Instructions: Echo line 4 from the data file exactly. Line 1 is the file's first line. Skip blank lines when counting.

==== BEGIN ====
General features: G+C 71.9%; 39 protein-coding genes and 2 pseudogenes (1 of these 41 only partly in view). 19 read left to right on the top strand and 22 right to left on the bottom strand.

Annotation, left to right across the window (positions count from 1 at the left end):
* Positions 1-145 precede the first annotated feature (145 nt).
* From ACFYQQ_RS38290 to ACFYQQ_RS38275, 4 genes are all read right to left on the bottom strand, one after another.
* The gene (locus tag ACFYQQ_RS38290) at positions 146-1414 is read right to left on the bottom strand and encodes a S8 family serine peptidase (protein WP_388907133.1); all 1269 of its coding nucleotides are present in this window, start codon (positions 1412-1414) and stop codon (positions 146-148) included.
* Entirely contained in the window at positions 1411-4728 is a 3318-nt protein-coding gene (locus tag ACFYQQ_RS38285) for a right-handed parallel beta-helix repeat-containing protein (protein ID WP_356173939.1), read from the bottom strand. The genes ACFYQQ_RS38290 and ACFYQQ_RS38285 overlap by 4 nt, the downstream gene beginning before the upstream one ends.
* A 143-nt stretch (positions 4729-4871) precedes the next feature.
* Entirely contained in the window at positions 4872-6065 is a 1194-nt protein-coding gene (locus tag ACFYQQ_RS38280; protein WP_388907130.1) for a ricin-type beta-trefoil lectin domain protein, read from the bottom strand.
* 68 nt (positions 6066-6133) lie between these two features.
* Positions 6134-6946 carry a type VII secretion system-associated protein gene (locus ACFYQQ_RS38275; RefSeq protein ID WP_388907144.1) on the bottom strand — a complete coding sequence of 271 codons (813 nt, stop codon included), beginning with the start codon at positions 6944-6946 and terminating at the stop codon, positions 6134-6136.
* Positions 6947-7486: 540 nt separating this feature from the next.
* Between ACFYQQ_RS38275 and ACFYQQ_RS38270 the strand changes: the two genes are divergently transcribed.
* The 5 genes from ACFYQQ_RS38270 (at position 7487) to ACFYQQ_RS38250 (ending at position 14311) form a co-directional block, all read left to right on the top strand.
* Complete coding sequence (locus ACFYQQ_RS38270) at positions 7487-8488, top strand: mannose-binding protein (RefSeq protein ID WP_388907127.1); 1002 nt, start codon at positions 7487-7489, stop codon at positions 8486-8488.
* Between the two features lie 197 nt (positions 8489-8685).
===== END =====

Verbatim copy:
* From ACFYQQ_RS38290 to ACFYQQ_RS38275, 4 genes are all read right to left on the bottom strand, one after another.